Sunday in Hawkville: And on the third day, they scrimmaged

Posted May 18, 2014

Coach Pete Carroll put a competitive capper on the Seahawks’ three-day rookie minicamp as Sunday’s final practice ended with a scrimmage that was, well, very competitive and spirited.

A recap of the third, and final, practice in the Seahawks’ three-day rookie minicamp at Virginia Mason Athletic Center:


That’s been the word every day, all day, since Pete Carroll first walked into VMAC in 2010. But on the final day of the team’s rookie minicamp, the Seahawks’ fifth-year coach let them play.

Sunday’s practice ended with a scrimmage, and the scrimmage ended on a déjà vu note as Thomas Wolfe, a tryout cornerback from Fort Valley State, tipped a Keith Price pass that was intended for wide receiver Kevin Norwood at the goal line and Dion Bailey, a free-agent safety from USC, made the interception.

That’s how the NFC Championship game all-but-ended in January, when All-Pro cornerback Richard Sherman made his “Immaculate Deflection” in the end zone on a Colin Kaepernick pass intended for Michael Crabtree and eventual Super Bowl MVP Malcolm Smith made the pick to preserve the Seahawks’ 23-17 victory.

The stakes weren’t quite that high on a picture postcard of a day along the shores of Lake Washington, but the scrimmage brought out the competitive best in all the players – and that’s what Carroll and his staff were after.

“That’s competition at its best right there,” said fullback Kiero Small, the team’s seventh-round draft choice in last weekend’s NFL Draft.

Added defensive back and sixth-round pick Eric Pinkins, “It actually felt like a real game.”


Jackson Jeffcoat, the rookie defensive end from Texans who signed with the Seahawks as a free agent after last weekend’s NFL Draft, has the pedigree. His father, Jim, played in the league with the Cowboys (1983-94) and Bills (1995-97) and is now the defensive line coach at the University of Colorado. The younger Jeffcoat has the honors, being voted first-team All-American and Big 12 Defensive Player of the Year last season, when he also won the Ted Hendricks Award as the top defensive end in college football.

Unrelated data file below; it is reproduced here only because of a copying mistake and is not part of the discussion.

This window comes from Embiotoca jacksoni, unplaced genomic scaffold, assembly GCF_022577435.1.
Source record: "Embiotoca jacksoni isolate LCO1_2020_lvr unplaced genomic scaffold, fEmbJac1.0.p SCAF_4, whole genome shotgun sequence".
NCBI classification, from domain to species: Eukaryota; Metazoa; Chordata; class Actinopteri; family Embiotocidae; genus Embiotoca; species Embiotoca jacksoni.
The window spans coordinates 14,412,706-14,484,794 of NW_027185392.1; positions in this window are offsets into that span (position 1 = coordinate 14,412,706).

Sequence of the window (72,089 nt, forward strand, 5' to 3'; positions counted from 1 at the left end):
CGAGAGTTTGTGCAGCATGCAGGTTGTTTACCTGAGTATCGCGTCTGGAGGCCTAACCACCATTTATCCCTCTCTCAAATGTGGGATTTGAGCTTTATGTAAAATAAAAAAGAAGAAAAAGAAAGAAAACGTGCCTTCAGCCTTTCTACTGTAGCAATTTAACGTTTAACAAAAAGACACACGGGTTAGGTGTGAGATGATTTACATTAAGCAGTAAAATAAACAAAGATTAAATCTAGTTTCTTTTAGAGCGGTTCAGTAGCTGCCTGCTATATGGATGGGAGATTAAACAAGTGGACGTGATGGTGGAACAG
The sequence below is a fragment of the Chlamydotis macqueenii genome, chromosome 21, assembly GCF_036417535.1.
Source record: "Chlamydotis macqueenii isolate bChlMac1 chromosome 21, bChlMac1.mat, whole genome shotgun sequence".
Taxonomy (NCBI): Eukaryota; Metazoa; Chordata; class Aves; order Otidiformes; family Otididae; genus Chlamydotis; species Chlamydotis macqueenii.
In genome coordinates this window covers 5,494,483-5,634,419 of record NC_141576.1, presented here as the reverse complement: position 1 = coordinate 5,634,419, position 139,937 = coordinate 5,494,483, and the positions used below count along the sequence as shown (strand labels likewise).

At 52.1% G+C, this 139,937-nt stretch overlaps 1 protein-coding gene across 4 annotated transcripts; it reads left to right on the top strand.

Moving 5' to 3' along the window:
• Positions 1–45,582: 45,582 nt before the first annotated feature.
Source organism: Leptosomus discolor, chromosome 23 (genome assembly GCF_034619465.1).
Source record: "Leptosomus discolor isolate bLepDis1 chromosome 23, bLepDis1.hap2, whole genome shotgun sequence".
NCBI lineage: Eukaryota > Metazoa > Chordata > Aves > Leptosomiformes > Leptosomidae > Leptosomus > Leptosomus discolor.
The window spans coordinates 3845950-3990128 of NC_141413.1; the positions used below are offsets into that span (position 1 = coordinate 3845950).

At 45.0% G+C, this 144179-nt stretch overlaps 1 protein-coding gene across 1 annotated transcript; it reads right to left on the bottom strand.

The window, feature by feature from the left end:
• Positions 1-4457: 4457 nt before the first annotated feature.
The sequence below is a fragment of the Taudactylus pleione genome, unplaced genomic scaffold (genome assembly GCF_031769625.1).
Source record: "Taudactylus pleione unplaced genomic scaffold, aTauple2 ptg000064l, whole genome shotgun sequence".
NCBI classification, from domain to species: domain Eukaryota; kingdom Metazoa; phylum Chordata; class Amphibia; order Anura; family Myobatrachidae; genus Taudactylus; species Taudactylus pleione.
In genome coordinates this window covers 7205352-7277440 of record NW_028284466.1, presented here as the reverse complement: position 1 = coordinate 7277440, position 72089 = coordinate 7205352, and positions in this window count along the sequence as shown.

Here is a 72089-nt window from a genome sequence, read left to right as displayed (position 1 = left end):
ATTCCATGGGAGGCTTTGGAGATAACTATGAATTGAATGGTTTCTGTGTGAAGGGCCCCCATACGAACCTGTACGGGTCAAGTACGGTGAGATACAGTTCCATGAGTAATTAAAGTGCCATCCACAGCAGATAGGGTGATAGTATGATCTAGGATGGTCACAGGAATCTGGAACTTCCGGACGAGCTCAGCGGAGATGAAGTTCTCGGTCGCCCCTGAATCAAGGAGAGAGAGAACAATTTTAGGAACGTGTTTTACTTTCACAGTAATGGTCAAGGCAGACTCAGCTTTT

So why wasn’t he drafted? A comparison of his two most-productive seasons to those of the edge rushers who were selected in the first-round does little to answer that question:

Note: TFL = Tackles For Losses

Player School (Draft Spot) TFL/Sacks
Jackson Jeffcoat Texas (FA) 43/21
Jadeveon Clowney So. Carolina (1st) 35.5/21
Khalil Mack Buffalo (5th) 41.5/18.5
Anthony Barr UCLA (9th) 41.5/23.5
Dee Ford Auburn (23rd) 21/16.5

The Green team, co-coached by assistant strength and conditioning coaches Jamie Yanchar and Mondray Gee, won 10-7 because of that last-play pick.

“It’s really exciting to see these guys come out here and battle like they did,” Carroll said. “We tried to give them a feel for what it’s like to be part of the Seahawks and these guys really answered the call and worked really hard for us.”

The Green team, led by tryout quarterback Zach Zulli from Shippensburg, took a 3-0 lead as Zulli completed six of his first seven passes for 85 yards before finishing 0 for 3 and settling for being awarded a field goal after reaching the 7-yard line.

The Blue team, coached by head strength and conditioning coach Chris Carlisle, took a 7-3 lead on the next possession as Price was 4 of 4 for 71 yards – including 12-yard TD pass to wide receiver Arceto Clark, who reached back to snag the pass that was tipped slightly at the line. Price had back-to-back completions for 51 yards to Rashaun Allen, a tryout tight end from Southern.